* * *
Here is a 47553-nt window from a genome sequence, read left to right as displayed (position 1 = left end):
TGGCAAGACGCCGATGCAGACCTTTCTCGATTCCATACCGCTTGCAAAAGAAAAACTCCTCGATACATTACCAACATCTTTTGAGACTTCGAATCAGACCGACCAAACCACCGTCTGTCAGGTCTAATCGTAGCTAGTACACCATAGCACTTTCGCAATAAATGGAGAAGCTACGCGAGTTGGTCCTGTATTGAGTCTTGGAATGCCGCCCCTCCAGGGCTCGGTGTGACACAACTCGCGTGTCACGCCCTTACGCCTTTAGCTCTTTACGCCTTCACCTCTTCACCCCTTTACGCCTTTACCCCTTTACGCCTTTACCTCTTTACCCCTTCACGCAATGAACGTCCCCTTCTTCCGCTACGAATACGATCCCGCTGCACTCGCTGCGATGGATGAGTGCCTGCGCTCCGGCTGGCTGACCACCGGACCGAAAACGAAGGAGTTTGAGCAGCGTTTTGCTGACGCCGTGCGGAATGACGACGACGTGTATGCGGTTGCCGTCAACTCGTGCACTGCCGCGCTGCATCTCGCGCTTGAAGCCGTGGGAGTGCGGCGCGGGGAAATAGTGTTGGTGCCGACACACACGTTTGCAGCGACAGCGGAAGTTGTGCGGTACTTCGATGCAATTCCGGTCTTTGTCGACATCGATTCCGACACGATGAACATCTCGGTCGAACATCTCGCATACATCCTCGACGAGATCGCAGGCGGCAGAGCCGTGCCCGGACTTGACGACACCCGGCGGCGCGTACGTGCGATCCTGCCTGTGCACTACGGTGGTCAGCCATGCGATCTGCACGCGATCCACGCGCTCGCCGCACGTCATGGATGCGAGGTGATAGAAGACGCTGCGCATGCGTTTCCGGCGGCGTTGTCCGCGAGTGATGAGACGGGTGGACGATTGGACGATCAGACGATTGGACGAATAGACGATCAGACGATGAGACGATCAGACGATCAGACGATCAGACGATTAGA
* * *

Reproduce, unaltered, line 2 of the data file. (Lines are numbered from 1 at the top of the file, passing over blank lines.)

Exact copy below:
TGGCAAGACGCCGATGCAGACCTTTCTCGATTCCATACCGCTTGCAAAAGAAAAACTCCTCGATACATTACCAACATCTTTTGAGACTTCGAATCAGACCGACCAAACCACCGTCTGTCAGGTCTAATCGTAGCTAGTACACCATAGCACTTTCGCAATAAATGGAGAAGCTACGCGAGTTGGTCCTGTATTGAGTCTTGGAATGCCGCCCCTCCAGGGCTCGGTGTGACACAACTCGCGTGTCACGCCCTTACGCCTTTAGCTCTTTACGCCTTCACCTCTTCACCCCTTTACGCCTTTACCCCTTTACGCCTTTACCTCTTTACCCCTTCACGCAATGAACGTCCCCTTCTTCCGCTACGAATACGATCCCGCTGCACTCGCTGCGATGGATGAGTGCCTGCGCTCCGGCTGGCTGACCACCGGACCGAAAACGAAGGAGTTTGAGCAGCGTTTTGCTGACGCCGTGCGGAATGACGACGACGTGTATGCGGTTGCCGTCAACTCGTGCACTGCCGCGCTGCATCTCGCGCTTGAAGCCGTGGGAGTGCGGCGCGGGGAAATAGTGTTGGTGCCGACACACACGTTTGCAGCGACAGCGGAAGTTGTGCGGTACTTCGATGCAATTCCGGTCTTTGTCGACATCGATTCCGACACGATGAACATCTCGGTCGAACATCTCGCATACATCCTCGACGAGATCGCAGGCGGCAGAGCCGTGCCCGGACTTGACGACACCCGGCGGCGCGTACGTGCGATCCTGCCTGTGCACTACGGTGGTCAGCCATGCGATCTGCACGCGATCCACGCGCTCGCCGCACGTCATGGATGCGAGGTGATAGAAGACGCTGCGCATGCGTTTCCGGCGGCGTTGTCCGCGAGTGATGAGACGGGTGGACGATTGGACGATCAGACGATTGGACGAATAGACGATCAGACGATGAGACGATCAGACGATCAGACGATCAGACGATTAGA